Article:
A quick re-read to remind me of a few things I was trying to look up. Namely, many of the manifestations of modern society are bad, but matching our behaviour to our biological inheritance usually leads to good outcomes. To wit: get plenty of exercise, eat animals and plants but leave out the grains and sugars, get some sun, have some friends, occasionally don’t eat.
Paul Theroux

The pillars of Hercules

I love Paul Theroux’s writing on travel. He undertakes these huge trips, just because, appears to hate a lot of where he goes and who he meets, but crafts these utterly compelling books. So incredibly entertaining and riddled with brilliant observations and witty turns of phrase. Even better he doesn’t try to make his travels mean anything – he just goes.
Jenny Odell

How to do nothing

Expected: Self-help on the topic of working less hard and not being a corporate slave.

Received: A well-written book-length essay on alienation from modern life, finding joy in small things, understanding how our new tech masters are just like our old political masters, and more.

Freya Stark

The Valleys of the Assassins

Freya Stark was yet another of those fascinating Edwardian British people who explored exotic places – except that she was a woman and she mostly went alone, spending forty years travelling through the Middle East. This book recounts several journeys into the hills what today is Iran. She claims it was exploration and archaeology, but what she actually did looks a lot like treasure hunting to modern eyes.
Helen McDonald

H is for Hawk

Woman’s father dies. She is distraught. Having a long interest in falconry and birds of prey, she trains a goshawk to hunt small mammals, and decides to write a book about her experiences. Fearing that it’s not interesting enough, she interweaves vignettes from the life of T.H. White, a far more interesting author and hawk-operator than she, to pad it out. Her book is universally praised, to my mystification.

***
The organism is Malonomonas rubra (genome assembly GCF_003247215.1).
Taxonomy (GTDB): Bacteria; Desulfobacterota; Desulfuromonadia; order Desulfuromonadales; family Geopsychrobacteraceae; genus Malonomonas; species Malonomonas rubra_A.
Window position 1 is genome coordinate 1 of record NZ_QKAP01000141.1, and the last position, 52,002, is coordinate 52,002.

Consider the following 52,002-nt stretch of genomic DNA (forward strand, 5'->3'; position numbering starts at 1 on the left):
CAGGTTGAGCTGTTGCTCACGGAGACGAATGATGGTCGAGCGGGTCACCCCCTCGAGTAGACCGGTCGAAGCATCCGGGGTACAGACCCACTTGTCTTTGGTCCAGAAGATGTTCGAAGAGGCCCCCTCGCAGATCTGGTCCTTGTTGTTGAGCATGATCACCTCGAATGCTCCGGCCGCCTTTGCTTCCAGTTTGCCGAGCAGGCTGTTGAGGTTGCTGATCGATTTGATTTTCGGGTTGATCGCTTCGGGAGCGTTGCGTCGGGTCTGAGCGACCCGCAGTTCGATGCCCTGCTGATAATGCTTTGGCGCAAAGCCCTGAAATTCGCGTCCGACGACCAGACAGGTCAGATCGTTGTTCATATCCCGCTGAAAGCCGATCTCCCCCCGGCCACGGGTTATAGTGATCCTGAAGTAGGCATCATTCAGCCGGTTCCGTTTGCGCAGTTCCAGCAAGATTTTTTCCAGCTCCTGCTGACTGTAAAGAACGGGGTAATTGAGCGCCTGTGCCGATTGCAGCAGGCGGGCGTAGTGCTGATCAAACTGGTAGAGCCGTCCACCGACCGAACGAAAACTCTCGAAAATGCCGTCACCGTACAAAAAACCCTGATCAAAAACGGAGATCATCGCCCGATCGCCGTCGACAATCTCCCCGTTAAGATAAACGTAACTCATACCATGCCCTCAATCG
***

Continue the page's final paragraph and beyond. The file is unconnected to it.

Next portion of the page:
Nick Hughes

How to be your own bodyguard

Easily the dumbest book I’ve read all year. The author is an ex-French Foreign Legion soldier, and following that, a professional bodyguard. I have no doubt about his bodyguarding skills or expertise with weapons and hand-to-hand combat, but this book is terrible. Could have been fantastic with a halfway decent proof-reader. A strange combination of obvious and paranoid.
Phillip Ball

The water kingdom – a secret history of China

Fascinating. The history of China as seen through the lens of water management. The key thesis is that throughout Chinese history, dynasties rose and fell in accordance with their success in managing floods and droughts, and surviving the wild behaviour of the Yellow and Yangtze rivers. A really unusual way of looking at such a monolithic state, but it makes sense given that Eastern China is basically one huge floodplain.